Judah Monis (1683-1764), a Jewish scholar and educator, was an instructor of Hebrew at Harvard College between 1722 and 1760. Monis was instrumental in importing Hebrew type to the colonies, and in 1735, he published the first Hebrew textbook in America.Monis was born on February 4, 1683, likely in Italy or the Barbary States. He was educated at Jewish academies in Leghorn, Italy and Amsterdam, Holland. Monis immigrated to New York City in the early 1700s, and later moved to Massachusetts where he petitioned the Harvard Corporation in 1720 to appoint him an instructor of Hebrew. On March 27, 1722, Monis converted to Christianity and was baptized in a public ceremony at Harvard. A month later, on April 30, 1722, the Corporation appointed Monis an "instructor of the Hebrew Language." In 1723, Monis received an AM from Harvard, becoming the first Jewish person to receive an advanced degree in the colonies. Beginning in the mid 1720s, Monis worked to secure funding to print a Hebrew grammar book he had compiled. Finally, in 1735, with the financial support of the Corporation, Monis published the first Hebrew textbook in America: Dickdook leshon gnebreet, A Grammar of the Hebrew tongue.While administrators considered Hebrew an important part of the Harvard curriculum, the subject was unpopular among students and Monis struggled with his reputation as an ineffective teacher and disciplinarian. Monis taught at Harvard for almost forty years, but his teaching responsibilities waned over time. Monis had married Abigail Marret (d. 1760) in 1724, and in 1760, Monis retired from Harvard and went to live with his brother-in-law John Martyn, minister of the second parish in Westboro, Mass. Monis died on April 25, 1764.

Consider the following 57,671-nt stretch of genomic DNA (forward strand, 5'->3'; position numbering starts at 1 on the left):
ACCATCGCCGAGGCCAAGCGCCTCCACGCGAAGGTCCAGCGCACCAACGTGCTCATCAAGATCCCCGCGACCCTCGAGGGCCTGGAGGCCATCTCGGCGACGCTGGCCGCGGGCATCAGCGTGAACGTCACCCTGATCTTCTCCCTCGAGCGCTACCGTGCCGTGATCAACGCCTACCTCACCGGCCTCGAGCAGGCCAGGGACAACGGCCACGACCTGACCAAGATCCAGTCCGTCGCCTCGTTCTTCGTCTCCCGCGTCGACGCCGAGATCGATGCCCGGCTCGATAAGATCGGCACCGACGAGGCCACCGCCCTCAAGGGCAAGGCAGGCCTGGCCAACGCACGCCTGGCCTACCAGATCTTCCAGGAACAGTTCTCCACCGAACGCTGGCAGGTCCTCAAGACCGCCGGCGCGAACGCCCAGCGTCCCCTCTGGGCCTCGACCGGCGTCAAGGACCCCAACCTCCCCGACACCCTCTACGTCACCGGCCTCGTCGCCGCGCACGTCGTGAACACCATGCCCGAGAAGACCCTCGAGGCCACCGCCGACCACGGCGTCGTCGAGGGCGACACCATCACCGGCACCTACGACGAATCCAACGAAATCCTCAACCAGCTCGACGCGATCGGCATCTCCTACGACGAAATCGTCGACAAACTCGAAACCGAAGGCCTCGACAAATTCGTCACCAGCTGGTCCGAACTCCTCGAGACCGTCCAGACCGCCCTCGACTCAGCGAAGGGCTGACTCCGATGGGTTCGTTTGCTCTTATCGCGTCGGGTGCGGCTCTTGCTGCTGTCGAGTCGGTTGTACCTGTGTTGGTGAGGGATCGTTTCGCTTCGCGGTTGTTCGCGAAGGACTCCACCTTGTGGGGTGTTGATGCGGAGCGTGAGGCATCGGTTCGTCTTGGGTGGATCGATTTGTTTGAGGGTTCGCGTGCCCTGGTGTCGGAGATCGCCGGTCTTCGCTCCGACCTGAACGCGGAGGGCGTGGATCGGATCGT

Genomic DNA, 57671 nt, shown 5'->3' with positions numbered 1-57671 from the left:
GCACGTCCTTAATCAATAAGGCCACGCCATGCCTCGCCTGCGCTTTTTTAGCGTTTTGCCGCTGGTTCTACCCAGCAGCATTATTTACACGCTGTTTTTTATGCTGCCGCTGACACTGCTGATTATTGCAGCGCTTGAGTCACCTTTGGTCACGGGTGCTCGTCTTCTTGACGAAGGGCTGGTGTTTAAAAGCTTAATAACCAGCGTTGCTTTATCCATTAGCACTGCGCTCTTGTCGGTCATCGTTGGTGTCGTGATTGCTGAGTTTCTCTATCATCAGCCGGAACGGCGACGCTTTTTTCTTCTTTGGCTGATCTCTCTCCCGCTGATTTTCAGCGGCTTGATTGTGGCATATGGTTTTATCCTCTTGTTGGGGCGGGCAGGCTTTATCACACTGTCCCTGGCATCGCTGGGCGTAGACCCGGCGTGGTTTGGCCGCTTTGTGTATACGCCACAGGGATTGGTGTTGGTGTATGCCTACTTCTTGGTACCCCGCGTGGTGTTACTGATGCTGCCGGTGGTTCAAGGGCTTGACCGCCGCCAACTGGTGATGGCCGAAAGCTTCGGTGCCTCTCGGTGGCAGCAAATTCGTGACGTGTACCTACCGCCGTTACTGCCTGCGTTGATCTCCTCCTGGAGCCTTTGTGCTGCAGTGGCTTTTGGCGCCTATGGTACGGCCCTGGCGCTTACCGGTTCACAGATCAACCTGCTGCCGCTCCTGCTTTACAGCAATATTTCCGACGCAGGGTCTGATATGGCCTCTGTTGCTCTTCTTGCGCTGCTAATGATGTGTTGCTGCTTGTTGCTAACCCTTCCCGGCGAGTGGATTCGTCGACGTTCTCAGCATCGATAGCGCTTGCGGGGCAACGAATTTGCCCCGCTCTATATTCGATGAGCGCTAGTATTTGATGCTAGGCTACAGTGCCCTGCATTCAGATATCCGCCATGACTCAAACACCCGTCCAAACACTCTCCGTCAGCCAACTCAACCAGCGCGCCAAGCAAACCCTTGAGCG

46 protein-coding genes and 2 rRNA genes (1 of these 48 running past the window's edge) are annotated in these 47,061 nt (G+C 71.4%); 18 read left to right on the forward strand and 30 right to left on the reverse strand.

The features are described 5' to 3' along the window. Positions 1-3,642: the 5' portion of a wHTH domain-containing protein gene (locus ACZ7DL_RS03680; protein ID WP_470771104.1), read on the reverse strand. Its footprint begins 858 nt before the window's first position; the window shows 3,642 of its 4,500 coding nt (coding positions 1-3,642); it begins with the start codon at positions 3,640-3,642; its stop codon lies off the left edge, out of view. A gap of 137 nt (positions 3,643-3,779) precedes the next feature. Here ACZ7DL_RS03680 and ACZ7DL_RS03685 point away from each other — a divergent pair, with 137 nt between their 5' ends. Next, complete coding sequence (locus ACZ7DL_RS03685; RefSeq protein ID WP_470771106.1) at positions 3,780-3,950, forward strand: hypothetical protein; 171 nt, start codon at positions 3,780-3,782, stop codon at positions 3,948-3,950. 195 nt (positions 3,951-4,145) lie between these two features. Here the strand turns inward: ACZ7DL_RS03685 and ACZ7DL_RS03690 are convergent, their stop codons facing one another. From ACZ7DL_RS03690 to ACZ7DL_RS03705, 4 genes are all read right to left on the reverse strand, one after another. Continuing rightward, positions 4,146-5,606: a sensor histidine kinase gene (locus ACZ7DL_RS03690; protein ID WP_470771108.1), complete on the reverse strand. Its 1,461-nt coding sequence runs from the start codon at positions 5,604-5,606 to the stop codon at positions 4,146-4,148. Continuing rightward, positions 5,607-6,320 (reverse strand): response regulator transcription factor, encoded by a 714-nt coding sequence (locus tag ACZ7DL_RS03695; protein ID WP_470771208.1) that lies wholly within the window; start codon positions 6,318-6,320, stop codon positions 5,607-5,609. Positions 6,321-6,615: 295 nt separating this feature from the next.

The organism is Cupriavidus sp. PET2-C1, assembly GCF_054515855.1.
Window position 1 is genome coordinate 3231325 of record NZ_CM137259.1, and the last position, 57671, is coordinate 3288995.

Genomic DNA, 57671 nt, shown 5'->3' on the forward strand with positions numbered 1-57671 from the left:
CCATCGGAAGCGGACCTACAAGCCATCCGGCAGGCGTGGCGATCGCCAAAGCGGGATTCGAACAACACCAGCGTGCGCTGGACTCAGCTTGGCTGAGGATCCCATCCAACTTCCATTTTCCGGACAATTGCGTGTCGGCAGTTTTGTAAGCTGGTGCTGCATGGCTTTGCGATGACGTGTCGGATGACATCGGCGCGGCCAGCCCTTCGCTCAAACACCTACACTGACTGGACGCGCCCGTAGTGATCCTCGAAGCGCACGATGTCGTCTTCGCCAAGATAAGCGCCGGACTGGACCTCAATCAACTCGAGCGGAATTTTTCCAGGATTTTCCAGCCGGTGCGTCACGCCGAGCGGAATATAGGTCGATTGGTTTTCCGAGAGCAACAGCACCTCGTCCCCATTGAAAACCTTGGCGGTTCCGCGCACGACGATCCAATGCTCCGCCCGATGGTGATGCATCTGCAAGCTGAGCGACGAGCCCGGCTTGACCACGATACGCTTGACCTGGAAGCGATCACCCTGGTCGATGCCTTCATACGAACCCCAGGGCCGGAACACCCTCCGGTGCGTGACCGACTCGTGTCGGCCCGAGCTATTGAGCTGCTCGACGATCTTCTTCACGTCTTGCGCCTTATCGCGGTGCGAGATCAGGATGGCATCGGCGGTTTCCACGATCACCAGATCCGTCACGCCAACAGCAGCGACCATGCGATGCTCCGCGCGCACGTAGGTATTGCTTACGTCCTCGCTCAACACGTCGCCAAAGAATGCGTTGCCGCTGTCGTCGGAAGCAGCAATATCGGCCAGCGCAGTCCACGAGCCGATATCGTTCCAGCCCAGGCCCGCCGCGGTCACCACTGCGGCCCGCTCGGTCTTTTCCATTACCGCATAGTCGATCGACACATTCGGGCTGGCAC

In the 17th and early 18th centuries, Harvard's undergraduate curriculum included regular Hebrew course work to facilitate close reading and interpretation of the Old Testament and rabbinical writings. On June 29, 1720, Judah Monis presented the Corporation with "an essay to facilitate the Instruction of Youth in the Hebrew Language." Monis was hired in 1722 to provide Hebrew instruction and all students except freshmen attended four days of classes with him each week. Concerns with Monis's teaching abilities surfaced soon after his appointment, and on May 5, 1724, the Corporation voted to investigate Monis's teaching methods to determine if they were indeed "so tedious as to be discouraging to many," and also to "consider what may facilitate and encourage the study of the Hebrew language." Subsequently, on June 8, 1724, the Harvard Board of Overseers recommended that the Corporation committee help Monis in revising his Hebrew grammar book, and then compare it "with others that so a suitable one may be agreed upon." Students initially copied Monis's Hebrew Grammar by hand into personal notebooks, but by 1726, Monis began working to raise money to publish the textbook.Monis advertised his Hebrew Grammar publicly in the Boston Newsletter (April 21-28, 1726), but after failing to raise sufficient subscriptions, he petitioned the Corporation in 1728 for financial backing. On May 6, 1728, the Corporation requested Monis to correct his grammar and print a sample page for the Corporation to review. In order to print the Hebrew Grammar, the Corporation needed to collect a complete set of Hebrew typeset. Harvard's wealthy English benefactor, Thomas Hollis, donated some type, and on June 24, 1728, the Corporation directed the College Treasurer to purchase "so many Hebrew Types & points, as are necessary to compleet ye sett sent us by ye worthy mr Hollis." The Corporation voted in July 1734 to advance Monis the money to print a thousand copies of the Hebrew Grammar, and on September 9, 1734, with the Grammar "in press," the Corporation determined that, "Every Sophomore should purchase it at a price to be appointed by the Corporation."On September 30, 1734, the Corporation appointed a committee comprised of President Benjamin Wadsworth, Tutor Henry Flynt, Professor Edward Wigglesworth, and Rev. Nathaniel Appleton to review the volume (as recommended by the Overseers in 1724). The Committee reported on March 10, 1734/5 that the Hebrew Grammar "is a very suitable one to answer ye end of his office and station." Monis presented a bound copy of the Hebrew Grammar printed by Jonas Green to the Corporation on March 31, 1735.The textbook was used for many years and the price of a copy was added to each student's bill with the College Steward. By 1755, with a diminishing role in Harvard's undergraduate curriculum, Hebrew had become an elective subject. Two years after Monis's retirement from Harvard, during the October 14, 1762 meeting of the Board of Overseers, a committee recommended that the undergraduates' knowledge of Hebrew would be improved "if there was a better Hebrew Grammar to instruct them by than the present." In 1763 the College printed a new Hebrew Grammar, and in 1765, the Corporation appointed Stephen Sewall as Monis's successor as Hebrew Instructor and the first Hancock Professor of Hebrew and Other Oriental Languages.